The workers have just left, leaving us with a pristine room at the end of the hall, a room that had long been overstuffed with all manner of things — a log bed, a dark, ponderous chest of drawers, a ratty light-green rug, and a closet so bursting at the seams that the unanchored sliding closet doors angled several inches outward when shut.
We thanked them profusely for their good work, stifling our desire to tug at their sleeves so that we could direct their attention to the many other things here that need fixing. “This house is falling down around our heads!” I said, which probably hastened even more their departure.
They were ready to move on, and so are we. It’s fine to have lived so long, but the downside is the stuff that inevitably piles up over the years and years. Periodic purges, such as we’ve just undergone, must be undertaken, otherwise we’d overdose on our possessions. I’m glad I’m not much of a sentimentalist, not one to cling (except to Mary), always ready to give at the dump.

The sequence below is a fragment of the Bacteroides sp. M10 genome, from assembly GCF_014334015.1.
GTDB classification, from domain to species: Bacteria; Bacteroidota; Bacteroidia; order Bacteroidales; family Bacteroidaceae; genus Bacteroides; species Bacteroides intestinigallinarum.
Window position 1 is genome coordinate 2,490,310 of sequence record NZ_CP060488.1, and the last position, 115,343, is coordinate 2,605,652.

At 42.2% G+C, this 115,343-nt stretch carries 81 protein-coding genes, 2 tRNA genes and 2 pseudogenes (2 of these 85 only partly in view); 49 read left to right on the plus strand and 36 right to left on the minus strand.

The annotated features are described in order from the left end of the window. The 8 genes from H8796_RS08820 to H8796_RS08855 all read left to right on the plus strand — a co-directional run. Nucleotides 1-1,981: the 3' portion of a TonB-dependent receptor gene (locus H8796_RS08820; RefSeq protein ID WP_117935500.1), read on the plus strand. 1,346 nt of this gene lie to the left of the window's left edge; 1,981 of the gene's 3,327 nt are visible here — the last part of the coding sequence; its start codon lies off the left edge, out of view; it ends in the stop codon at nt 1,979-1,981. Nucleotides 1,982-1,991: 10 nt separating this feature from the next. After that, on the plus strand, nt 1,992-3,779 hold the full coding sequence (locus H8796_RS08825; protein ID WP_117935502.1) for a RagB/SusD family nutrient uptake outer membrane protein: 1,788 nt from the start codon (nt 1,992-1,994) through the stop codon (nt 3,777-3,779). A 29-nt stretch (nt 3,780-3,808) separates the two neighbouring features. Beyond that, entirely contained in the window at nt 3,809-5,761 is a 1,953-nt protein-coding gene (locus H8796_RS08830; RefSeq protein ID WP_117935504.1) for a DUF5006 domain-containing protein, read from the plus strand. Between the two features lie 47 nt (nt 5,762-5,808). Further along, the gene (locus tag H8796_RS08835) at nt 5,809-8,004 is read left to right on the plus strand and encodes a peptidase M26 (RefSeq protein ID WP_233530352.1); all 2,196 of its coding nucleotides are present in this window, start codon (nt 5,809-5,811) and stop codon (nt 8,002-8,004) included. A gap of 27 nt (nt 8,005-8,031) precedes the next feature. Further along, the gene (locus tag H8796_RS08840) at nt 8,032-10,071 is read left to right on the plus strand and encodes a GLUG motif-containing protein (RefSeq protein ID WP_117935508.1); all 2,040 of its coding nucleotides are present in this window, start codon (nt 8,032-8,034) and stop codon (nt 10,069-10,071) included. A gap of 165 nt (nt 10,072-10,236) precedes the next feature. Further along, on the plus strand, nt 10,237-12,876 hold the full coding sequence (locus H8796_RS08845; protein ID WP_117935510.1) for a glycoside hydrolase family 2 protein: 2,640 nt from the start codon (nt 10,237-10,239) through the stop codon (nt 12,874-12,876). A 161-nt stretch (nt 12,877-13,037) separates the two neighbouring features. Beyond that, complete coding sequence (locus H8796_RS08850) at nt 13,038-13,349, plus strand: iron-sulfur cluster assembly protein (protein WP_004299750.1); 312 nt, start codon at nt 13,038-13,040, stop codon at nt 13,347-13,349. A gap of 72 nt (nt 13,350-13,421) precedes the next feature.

My brother-in-law got the ball rolling, finally making good a few weeks ago on his promise last fall to dismantle the bed frame for transport to the house near Gore Mountain that he’s begun to rent out. We told him it was a queen, which was fine, he said, inasmuch as he had a queen-size mattress and box spring up there.
He found out after spending the better part of a day reassembling it that it was, in fact, a double. Oops. So it was left to him to take it to the dump. He still loves us, I think.
A clean, bare room, a fresh start (the polyurethane fumes almost swept us away last night, but enough complaining), which, I’m happy to say, my required annual IRA distribution paid for.
All of a sudden possibility looms. What a wonderful birthday present. One really needs nothing more.
“And what would you like for your birthday?”
All of a sudden winter, which has tried its best to take over, doesn’t seem so drear, the sun’s on the snow, and the geraniums, and I, are leaning toward the light.